ALCS 2010: Cliff Lee Stifles New York Yankees as Texas Rangers Take Game 3

October 19, 2010   ·     ·   Jump to comments
Article Source: Bleacher Report - New York Yankees

The New York Yankees crowd rose to their feet, cheering on their team. But what they were cheering was indicative of the start put together by a certain Texas Rangers unflappable left-handed pitcher. The ovation formulated when a Yankees hitter worked a three-ball count—nothing more. This is how dominant Cliff Lee—their nonchalant, modest, 31-year-old ace—was.

He entered this Game 3 start with a  6-0 record and a 1.44 ERA in his postseason career. When the Rangers lost Game 1 I immediately thought if Game 2 was won they would have an advantage entering Game 4.

Considering they proved victorious in the second game, the Yankees hopes of holding a series advantage were slim even though Lee was up against Andy Pettitte, the winningest pitcher in postseason history. Pettitte clearly isn’t chopped liver, but Game 3 was unquestionably Cliff Lee’s to lose.

He received immediate run support, as Michael Young slapped a one-out single then Josh Hamilton followed with one of the more effortless swings ever produce a home-run. The lefty power hitter waited on a 2-1 cutter, stuck his bat out to reach the outside pitch, and poked it into the left-field seats.

It was the weakest looking hack, but the testament to Hamilton’s strength silenced a hyped-up crowd and gave Lee some insurance before he took the hill.

Once he did, it became evident those two runs may have been all that was necessary to fuel a victory. He picked up right where he left off against the Tampa Bay Rays, hitting his spots and mixing his pitches as the second-coming of Greg Maddux. Maddux, a future Hall of Famer, pitched where the catcher’s glove was positioned routinely over 23 remarkable years.

Lee did the same on this night, painting the inside and outside corners with such precision. He was just having fun out there, playing catch with catcher Bengie Molina, and executing to perfection. He set up the Yankees with everything from a curveball to a changeup, keeping them off guard with masterful unpredictability.

Three no-hit innings were thrown to start. In the fourth he allowed a walk. A free pass to Mark Teixeira and the popular question was: what’s wrong with Cliff Lee?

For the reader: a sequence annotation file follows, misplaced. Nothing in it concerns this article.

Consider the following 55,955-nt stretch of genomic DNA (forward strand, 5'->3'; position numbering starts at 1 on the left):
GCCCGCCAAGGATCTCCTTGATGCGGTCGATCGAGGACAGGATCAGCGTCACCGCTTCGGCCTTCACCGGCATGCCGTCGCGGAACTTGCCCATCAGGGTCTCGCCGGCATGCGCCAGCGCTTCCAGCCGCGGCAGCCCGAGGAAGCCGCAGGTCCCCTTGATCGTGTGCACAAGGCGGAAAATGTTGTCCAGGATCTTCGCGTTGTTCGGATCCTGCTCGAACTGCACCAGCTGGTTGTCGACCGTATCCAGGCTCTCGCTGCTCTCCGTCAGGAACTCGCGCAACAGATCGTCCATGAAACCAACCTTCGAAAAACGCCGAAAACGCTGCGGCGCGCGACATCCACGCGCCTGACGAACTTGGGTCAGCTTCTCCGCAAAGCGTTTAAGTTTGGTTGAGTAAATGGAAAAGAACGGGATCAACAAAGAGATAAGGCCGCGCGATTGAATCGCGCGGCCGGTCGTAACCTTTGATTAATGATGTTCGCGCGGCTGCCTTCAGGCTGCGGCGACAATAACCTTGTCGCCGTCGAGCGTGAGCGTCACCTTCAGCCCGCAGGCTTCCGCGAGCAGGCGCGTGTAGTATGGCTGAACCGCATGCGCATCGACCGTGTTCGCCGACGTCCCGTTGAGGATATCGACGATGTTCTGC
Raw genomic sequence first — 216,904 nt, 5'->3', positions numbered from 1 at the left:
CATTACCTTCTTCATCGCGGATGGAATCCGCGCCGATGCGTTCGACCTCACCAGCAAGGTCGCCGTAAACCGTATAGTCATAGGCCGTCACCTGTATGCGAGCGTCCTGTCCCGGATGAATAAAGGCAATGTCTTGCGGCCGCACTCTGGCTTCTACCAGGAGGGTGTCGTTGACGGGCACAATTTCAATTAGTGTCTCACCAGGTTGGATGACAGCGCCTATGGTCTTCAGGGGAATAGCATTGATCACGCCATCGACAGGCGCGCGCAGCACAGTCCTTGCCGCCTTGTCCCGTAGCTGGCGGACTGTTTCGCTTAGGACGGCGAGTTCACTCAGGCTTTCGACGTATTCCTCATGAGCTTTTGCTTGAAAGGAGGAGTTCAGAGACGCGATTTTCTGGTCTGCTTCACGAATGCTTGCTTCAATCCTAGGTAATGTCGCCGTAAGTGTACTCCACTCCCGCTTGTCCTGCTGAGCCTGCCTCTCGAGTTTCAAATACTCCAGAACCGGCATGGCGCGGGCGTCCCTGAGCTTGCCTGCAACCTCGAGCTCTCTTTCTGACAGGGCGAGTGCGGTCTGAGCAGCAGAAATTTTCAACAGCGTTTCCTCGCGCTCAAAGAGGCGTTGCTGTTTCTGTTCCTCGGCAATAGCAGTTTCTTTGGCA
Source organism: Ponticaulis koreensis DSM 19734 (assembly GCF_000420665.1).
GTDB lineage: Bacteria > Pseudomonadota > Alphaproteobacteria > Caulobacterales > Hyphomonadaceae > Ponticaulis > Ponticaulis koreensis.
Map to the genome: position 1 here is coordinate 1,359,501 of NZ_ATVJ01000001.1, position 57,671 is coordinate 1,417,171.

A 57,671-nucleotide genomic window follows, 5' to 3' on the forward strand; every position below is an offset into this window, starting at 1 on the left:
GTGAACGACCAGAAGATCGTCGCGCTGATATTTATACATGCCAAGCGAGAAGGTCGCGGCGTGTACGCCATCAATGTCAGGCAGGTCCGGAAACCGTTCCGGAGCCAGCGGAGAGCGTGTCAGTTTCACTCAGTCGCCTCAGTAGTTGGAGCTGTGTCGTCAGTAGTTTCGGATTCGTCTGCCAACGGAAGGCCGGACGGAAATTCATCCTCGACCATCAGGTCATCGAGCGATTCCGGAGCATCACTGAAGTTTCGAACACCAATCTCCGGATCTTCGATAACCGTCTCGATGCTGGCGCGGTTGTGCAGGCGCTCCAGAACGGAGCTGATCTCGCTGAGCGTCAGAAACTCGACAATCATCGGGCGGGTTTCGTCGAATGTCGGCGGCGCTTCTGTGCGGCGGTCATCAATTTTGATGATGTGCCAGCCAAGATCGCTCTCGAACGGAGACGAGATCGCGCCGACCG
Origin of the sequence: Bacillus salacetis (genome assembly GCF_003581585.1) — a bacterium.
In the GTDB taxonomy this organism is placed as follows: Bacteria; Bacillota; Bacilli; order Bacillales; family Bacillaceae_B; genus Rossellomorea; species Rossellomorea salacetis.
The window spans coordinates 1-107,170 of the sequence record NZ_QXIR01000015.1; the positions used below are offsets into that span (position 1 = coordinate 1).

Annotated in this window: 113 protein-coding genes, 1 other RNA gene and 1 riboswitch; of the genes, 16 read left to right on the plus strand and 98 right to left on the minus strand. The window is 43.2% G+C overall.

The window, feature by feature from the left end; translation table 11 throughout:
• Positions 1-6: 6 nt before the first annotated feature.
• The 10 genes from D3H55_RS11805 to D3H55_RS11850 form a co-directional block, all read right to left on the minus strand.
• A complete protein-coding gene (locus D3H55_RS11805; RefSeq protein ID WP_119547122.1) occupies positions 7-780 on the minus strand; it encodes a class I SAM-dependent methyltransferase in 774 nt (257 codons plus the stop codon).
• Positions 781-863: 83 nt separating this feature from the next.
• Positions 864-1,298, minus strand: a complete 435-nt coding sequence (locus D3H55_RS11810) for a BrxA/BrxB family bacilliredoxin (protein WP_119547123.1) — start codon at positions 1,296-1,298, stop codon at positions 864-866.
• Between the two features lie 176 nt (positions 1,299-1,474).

It was a sarcastic question, of course, asked by many of whom I follow on Twitter, but there was something to it. How so? Lee just doesn’t walk people. He didn’t in his two starts against the Rays, spanning 16 innings. During the regular season he only walked 18 batters, including two intentional, in 212 1/3 innings.

As the New York Times’ Pat Borzi wrote in his article, “Mission Control: Lee Wins by Avoiding Walks:”

“No pitcher in the last 70 years has thrown so many innings and yet walked so few.” And, on top of that, he was only the third pitcher since 1900 to throw more than 200 innings and walk fewer than 20, joining Babe Adams of the 1920 Pittsburgh Pirates (262 innings, 18 walks), and Red Lucas of the 1933 Cincinnati Reds (219/18). Adams nor Lucas were strikeout pitchers. Lee is, and certainly was against New York.

He had already struck out seven before Teixeira’s walk, including the hitters ahead of the lefthanded first-baseman in that fourth inning. The cheer for that walk was as if a leadoff triple had been hit. Getting a runner on base was a win for New York, according to the crowd. But, nothing could be done to capitalize on the surprising occurrence out of Lee.

A lined shot off the bat of Alex Rodriguez was chased down by a deceptively quick Nelson Cruz in right. That was the only hard hit ball the Yankees had off Lee. Everything else put in play was either a weak pop-up, a lazy fly-ball, or a pathetic groundball.

And when balls weren’t put in play, those in a lineup I consider to be one of the more dangerous in baseball stared at called strikes or swung through changeups, equally well-placed fastballs, or junk intentionally tossed into the dirt. I haven’t seen the Yankees that befuddled in a long time, and it was all because of Lee.

If not for that homer by Hamilton, a pitchers duel for the ages would have been in the works. Pettitte, aside from the costly hiccup, was superb, firing seven brilliant frames in keeping the deficit the same as it was entering the bottom of the first. Lee was just a lot better.

He ran into a little trouble in the sixth, as Brett Gardner, who comically missed the first-base bag on a head-first slide earlier, singled to begin the inning and then stole second. But Lee worked around that, though it took a bit more effort than the previous five frames. He went on to pitch two more dominant innings, with the lead still 2-0.

Having allowed just two hits and the walk to Teixeira while striking out 13 Yankees, it appeared their ace would head out for the ninth despite throwing 119 pitches. There was a catch: he would do so only if the Rangers went down quickly in the top. That was not so, as they read a lot into the term “insurance-run.”

Insurance runs came across, as poor David Robertson came on to pitch after Boone Logan allowed a lead-off double to Hamilton and promptly served up batting practice. He proceeded to relinquish five hits. Four earned runs were attached to his name, then a fifth as Sergio Mitre uncorked a wild-pitch to let in the eighth Texas run. All the fans who remained in the stands were cheering on Texas.

With the once close game transformed into a rout, Lee’s night was done. Handshakes and hugs extended Lee’s way in the dugout, congratulating him on his latest masterpiece. A masterpiece that, whether admitted or not, had to come to the surprise of no one, even those baffled Yankees whose season now relies heavily on the mediocre right arm of A.J. Burnett.

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